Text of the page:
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I have the following command

find /var -type f -exec grep "param1" {} \; -print

With this command I can find the param1 string in any file under /var but the time that it take for this is very long.

I need another possibility to find string in file but much more faster then my example

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@yael: How long is "very long?" A minute, an hour, a day? Maybe you can help us answer your earlier ambiguous questions before we start on this one, yes? – Mike Fitzpatrick Jun 3 '10 at 11:59
Please stop posting the same question on both StackOverflow and SuperUser. – Dennis Williamson Jun 3 '10 at 15:15

You could try using grep directly as in

grep -R "param1" /var/*
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or even grep -R "param1" /var – Kevin M Jun 3 '10 at 11:55
+1 definitely the way to go, and you can also use the -l option to print only the names of the matching files rather than the actual matching lines within the files. – David Z Jun 3 '10 at 17:36

fast search is mostly achieved by having an "index" of the content, kind of a "lookup table". there are exist some free search engines which build an index of input files and give you very, very fast results:

i doubt that you want to go that way, but just to give you another option :)

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indexed content is normally done only for stuff that isn't expected to change significantly. And by "significantly", I mean adding hundreds of lines every time it boots, such as files under /var. – Kevin M Jun 3 '10 at 11:59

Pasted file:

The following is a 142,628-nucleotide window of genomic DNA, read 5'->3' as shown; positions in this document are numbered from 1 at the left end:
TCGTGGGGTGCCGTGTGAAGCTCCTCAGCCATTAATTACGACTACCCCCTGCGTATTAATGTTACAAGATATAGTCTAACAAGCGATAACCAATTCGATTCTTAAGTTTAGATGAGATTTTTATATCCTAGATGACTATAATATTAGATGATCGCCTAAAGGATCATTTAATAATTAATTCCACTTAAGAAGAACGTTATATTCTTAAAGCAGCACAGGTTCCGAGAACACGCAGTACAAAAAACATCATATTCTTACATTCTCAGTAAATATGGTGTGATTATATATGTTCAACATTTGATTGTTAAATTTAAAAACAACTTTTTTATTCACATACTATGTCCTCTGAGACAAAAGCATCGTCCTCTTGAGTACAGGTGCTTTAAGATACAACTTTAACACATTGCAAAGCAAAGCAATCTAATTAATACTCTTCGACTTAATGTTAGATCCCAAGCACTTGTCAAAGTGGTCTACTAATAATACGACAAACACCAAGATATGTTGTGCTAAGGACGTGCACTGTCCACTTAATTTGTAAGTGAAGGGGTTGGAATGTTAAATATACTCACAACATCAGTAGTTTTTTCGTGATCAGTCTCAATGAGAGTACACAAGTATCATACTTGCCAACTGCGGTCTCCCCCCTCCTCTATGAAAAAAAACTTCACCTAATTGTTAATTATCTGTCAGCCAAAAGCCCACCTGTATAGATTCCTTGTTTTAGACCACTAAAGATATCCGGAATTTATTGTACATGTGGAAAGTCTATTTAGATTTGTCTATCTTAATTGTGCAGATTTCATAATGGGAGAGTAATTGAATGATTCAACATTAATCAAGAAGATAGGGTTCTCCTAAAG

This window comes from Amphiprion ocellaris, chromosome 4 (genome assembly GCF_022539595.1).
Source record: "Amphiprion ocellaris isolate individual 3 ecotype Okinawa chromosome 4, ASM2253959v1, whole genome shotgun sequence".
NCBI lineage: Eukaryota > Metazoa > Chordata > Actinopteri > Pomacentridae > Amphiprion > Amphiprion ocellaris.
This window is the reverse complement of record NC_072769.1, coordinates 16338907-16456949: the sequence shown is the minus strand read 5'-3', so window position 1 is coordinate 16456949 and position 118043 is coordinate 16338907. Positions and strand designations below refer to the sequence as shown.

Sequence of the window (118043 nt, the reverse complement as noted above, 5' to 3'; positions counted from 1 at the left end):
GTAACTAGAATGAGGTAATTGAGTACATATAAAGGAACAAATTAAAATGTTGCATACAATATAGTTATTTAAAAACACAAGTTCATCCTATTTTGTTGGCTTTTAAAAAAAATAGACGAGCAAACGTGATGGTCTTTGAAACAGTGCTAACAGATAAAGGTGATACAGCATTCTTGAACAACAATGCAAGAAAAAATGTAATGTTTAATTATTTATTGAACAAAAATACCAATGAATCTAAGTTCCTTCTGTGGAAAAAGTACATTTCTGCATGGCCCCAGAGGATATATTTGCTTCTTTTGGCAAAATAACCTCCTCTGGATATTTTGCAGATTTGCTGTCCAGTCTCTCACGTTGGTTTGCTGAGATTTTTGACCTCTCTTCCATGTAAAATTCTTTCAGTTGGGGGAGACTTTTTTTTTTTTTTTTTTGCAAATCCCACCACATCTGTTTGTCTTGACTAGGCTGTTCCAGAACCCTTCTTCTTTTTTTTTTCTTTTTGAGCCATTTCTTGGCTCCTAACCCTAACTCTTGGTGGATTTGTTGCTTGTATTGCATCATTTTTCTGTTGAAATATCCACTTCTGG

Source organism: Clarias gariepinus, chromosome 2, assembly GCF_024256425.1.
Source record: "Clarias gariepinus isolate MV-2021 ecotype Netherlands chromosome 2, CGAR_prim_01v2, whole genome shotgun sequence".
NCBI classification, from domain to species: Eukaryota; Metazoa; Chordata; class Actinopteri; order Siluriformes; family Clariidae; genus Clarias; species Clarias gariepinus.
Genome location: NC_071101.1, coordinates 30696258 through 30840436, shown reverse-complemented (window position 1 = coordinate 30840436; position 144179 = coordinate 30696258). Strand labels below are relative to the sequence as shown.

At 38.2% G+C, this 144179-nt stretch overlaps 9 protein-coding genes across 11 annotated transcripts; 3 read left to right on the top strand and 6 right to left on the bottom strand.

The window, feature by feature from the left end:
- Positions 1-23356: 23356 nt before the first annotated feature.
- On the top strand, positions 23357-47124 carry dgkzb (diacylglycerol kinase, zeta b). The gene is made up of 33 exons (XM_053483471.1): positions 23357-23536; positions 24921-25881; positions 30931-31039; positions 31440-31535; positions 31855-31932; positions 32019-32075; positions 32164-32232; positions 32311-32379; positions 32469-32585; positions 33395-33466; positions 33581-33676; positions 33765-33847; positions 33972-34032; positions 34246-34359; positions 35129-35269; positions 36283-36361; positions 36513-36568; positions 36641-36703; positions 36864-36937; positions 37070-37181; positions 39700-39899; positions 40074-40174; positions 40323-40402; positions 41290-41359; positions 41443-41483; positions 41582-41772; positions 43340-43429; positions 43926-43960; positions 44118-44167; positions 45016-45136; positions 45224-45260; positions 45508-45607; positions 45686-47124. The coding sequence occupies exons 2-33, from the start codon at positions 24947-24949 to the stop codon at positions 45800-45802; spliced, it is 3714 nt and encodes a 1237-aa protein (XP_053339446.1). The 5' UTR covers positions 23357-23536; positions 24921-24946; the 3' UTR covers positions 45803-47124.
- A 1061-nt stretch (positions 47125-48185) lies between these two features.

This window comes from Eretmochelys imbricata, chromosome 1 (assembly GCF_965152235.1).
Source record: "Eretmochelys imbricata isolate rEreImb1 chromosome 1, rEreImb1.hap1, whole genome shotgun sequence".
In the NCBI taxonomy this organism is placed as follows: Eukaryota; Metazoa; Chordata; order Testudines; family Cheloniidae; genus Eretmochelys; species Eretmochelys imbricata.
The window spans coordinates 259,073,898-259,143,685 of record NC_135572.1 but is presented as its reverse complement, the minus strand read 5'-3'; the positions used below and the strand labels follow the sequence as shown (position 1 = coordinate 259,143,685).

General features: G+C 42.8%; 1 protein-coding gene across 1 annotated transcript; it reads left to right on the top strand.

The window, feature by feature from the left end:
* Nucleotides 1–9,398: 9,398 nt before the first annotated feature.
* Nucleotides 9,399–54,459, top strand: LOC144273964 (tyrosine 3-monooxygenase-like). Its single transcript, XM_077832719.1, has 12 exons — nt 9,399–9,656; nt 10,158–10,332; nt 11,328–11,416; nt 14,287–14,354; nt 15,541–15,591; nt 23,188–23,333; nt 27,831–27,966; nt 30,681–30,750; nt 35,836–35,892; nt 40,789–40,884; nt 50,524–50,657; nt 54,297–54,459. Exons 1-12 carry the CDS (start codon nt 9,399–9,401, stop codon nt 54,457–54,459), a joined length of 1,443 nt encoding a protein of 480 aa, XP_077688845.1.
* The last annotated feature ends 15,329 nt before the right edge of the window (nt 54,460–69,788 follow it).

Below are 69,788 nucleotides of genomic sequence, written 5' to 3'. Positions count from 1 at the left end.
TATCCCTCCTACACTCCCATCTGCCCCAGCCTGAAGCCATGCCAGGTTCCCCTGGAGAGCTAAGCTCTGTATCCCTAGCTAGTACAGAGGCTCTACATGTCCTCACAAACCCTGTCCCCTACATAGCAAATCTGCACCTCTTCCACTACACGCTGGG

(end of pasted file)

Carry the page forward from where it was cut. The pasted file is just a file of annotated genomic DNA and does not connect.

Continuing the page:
@Kevin M: "i doubt that you want to go that way" was intentionally put there. shall i put the drawback of the indexed approach into the answer? – akira Jun 3 '10 at 12:10

There are a a couple factors at work here:

First, by using -exec, find is spawning a new process for grep for every file it finds.

This can be managed either by using xargs as in Felipe Alvarez's answer (I wrote a blog post about this 5+ years ago) or by using -exec grep param1 {} + (note the + instead of \;). When using +, "the command line is built by appending each selected file name at the end; the total number of invocations of the command will be much less than the number of matched files" (from find man page)

Second, the number and size of files under /var is potentially very large.

Can you add parameters in addition to -type f to limit the files you're searching. find has options to limit by time, owner, name pattern, etc. For example, you could do:

find /var -type f -name "access*log" -mtime -7 -exec grep param1 {} +

That will find files modified in the last seven days with names starting with "access" and ending with "log". Only those matching files will be part of the exec/grep.

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find ...[blah]..... -print0 | xargs -0 grep -e "regex"

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I advise to use:

grep -RInis "param1" /var

For more details see

man grep

If speed is of such importance, you might want to consider fgrep, which might not prove to be faster depending on the implementation.

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